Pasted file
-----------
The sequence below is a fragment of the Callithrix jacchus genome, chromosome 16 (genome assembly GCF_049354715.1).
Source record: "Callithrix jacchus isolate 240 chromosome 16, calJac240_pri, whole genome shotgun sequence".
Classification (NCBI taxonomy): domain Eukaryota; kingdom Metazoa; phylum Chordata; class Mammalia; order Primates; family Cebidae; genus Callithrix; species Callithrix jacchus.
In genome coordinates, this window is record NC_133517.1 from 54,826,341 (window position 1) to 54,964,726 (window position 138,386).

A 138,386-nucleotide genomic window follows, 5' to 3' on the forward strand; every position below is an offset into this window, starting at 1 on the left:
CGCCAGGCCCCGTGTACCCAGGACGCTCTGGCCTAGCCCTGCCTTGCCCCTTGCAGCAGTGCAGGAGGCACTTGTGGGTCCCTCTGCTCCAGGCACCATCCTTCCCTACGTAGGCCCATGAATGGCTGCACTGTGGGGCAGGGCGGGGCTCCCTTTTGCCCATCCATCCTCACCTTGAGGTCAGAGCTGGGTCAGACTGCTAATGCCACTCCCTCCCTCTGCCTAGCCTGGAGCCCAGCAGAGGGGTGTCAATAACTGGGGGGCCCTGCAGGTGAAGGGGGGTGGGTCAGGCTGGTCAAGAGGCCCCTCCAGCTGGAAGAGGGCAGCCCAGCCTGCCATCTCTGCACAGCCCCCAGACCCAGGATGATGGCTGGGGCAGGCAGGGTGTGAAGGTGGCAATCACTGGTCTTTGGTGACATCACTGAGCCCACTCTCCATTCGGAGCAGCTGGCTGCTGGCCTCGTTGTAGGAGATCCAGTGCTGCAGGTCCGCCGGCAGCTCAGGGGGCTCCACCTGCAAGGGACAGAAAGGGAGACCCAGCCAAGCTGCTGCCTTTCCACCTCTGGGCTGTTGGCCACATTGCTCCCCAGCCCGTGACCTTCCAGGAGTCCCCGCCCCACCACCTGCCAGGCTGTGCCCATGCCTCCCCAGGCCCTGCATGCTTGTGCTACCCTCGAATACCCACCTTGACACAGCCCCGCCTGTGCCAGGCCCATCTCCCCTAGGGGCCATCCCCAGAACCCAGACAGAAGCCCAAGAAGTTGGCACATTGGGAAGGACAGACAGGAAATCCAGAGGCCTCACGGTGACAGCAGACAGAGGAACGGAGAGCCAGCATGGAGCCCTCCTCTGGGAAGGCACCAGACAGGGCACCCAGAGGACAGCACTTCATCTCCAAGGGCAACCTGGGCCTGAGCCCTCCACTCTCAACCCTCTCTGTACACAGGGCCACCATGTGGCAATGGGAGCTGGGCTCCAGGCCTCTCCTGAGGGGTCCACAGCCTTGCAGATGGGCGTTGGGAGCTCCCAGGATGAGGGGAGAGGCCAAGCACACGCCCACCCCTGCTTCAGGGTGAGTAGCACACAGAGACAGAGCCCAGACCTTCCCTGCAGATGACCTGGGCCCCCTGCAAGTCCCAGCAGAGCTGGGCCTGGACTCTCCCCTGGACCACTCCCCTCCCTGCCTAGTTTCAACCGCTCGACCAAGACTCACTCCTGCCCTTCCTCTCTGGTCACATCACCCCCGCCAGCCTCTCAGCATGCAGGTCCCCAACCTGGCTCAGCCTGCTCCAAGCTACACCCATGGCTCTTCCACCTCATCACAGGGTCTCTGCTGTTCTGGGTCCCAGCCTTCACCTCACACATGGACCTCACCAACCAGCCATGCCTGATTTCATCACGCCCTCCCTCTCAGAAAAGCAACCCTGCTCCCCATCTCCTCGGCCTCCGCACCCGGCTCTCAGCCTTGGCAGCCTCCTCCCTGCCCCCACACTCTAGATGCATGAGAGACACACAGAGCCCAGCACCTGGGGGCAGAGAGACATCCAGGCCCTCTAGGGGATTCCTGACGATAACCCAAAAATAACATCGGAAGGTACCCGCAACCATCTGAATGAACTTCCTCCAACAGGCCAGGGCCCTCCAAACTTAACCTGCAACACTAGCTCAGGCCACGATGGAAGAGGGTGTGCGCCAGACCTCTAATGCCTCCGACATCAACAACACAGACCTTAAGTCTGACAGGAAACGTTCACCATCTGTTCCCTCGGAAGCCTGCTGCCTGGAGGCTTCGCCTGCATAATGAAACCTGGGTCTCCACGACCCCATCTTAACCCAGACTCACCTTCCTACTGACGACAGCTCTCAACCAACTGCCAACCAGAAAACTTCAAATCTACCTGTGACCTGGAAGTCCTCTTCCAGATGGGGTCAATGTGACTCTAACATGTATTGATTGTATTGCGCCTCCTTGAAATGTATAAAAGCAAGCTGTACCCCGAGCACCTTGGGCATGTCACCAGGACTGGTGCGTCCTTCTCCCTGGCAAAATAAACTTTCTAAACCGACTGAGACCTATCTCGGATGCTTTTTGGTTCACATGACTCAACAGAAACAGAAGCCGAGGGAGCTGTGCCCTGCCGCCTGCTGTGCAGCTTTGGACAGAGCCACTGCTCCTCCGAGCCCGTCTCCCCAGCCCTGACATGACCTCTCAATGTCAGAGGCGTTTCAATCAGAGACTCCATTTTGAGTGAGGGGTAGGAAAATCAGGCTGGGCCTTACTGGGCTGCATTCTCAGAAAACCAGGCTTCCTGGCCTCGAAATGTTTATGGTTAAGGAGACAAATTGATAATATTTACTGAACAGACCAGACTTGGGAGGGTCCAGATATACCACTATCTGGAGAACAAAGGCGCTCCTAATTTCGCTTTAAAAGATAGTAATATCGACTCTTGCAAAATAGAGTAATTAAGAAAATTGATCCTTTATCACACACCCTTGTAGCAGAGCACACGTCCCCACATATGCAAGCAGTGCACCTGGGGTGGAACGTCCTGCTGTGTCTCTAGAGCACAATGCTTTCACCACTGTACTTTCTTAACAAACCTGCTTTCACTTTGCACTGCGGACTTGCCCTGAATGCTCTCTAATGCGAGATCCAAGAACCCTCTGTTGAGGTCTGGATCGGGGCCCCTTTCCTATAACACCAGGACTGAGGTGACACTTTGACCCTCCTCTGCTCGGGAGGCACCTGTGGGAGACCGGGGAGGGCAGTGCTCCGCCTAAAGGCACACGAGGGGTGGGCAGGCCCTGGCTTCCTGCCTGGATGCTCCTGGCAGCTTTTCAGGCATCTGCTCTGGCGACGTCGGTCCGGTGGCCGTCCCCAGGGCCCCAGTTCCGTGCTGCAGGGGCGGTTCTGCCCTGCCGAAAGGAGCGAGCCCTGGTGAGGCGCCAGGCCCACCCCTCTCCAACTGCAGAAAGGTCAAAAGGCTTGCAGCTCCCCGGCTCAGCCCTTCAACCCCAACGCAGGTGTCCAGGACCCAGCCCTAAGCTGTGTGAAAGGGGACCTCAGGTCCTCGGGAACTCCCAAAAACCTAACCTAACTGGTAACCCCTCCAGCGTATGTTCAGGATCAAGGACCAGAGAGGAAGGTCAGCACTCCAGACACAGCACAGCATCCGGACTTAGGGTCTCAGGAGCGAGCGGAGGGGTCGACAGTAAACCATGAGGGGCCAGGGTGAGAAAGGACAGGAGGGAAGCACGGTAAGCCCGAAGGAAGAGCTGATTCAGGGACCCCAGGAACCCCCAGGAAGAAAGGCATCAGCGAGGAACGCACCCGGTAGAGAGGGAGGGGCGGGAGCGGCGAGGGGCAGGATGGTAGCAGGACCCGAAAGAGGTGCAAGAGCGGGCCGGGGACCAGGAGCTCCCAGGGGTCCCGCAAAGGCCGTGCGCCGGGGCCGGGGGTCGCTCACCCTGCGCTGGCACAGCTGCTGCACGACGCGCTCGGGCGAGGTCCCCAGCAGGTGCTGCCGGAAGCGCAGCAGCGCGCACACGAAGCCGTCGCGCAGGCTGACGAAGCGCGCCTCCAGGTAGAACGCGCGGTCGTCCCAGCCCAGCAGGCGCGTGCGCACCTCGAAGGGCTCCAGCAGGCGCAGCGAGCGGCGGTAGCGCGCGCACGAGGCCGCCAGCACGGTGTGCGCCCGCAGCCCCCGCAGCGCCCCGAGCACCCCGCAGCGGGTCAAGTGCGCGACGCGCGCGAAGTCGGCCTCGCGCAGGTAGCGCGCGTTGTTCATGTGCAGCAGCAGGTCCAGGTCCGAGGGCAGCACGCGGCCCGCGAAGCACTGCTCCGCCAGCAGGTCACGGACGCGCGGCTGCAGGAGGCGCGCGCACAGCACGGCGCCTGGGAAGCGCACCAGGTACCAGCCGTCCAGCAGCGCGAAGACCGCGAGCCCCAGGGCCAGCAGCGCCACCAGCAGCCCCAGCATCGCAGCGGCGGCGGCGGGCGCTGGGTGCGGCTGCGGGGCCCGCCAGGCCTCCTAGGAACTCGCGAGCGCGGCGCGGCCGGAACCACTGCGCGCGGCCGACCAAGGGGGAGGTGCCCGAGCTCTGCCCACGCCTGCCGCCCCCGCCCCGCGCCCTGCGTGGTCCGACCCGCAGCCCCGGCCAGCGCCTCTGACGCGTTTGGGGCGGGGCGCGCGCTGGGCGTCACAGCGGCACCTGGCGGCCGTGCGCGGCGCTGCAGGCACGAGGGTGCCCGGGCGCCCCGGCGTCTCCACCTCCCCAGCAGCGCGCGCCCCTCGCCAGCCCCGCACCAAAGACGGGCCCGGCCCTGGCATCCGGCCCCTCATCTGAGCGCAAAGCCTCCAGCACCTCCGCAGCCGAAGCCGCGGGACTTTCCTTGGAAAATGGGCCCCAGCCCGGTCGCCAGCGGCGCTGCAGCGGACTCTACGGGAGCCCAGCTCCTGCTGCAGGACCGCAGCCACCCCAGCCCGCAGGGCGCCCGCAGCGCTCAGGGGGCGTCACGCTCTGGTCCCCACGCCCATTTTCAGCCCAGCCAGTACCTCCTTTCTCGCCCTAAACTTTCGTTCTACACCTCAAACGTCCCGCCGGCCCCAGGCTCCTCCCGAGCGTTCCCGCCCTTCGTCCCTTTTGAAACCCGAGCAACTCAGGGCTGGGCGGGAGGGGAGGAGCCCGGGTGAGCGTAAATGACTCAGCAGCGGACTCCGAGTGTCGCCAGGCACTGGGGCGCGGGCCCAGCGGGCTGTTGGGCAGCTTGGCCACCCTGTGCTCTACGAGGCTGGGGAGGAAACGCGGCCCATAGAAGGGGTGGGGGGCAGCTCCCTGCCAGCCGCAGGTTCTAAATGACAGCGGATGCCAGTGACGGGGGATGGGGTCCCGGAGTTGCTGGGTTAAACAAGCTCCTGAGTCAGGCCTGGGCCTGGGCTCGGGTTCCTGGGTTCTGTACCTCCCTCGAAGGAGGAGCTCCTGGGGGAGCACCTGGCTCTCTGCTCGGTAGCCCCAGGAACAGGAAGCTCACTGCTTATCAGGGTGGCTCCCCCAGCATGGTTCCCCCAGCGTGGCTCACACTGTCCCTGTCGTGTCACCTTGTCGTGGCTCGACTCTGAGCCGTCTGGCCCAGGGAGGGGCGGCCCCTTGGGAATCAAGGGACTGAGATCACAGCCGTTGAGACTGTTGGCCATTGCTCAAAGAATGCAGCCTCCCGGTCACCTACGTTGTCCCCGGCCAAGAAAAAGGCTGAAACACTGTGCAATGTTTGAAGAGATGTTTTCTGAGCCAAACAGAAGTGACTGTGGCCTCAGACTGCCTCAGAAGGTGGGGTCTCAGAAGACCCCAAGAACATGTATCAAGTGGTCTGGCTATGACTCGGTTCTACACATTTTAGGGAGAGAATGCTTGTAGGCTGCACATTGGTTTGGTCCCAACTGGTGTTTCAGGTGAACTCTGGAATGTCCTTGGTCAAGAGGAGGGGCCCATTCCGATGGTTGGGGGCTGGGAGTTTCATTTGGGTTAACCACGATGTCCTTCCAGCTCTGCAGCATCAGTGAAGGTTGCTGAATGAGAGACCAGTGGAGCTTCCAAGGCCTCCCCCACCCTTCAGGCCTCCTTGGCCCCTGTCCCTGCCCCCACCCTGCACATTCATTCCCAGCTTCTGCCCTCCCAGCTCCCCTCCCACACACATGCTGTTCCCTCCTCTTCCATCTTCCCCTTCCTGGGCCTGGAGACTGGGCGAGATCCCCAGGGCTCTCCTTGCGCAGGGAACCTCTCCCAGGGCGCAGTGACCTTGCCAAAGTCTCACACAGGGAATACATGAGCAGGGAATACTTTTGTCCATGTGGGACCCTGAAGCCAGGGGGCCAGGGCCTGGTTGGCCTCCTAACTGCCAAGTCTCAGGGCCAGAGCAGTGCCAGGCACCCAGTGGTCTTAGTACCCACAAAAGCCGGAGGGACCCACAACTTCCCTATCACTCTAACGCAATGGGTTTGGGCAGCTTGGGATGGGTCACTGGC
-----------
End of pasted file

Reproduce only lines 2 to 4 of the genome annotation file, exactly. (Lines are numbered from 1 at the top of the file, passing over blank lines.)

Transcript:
Source record: "Callithrix jacchus isolate 240 chromosome 16, calJac240_pri, whole genome shotgun sequence".
Classification (NCBI taxonomy): domain Eukaryota; kingdom Metazoa; phylum Chordata; class Mammalia; order Primates; family Cebidae; genus Callithrix; species Callithrix jacchus.
In genome coordinates, this window is record NC_133517.1 from 54,826,341 (window position 1) to 54,964,726 (window position 138,386).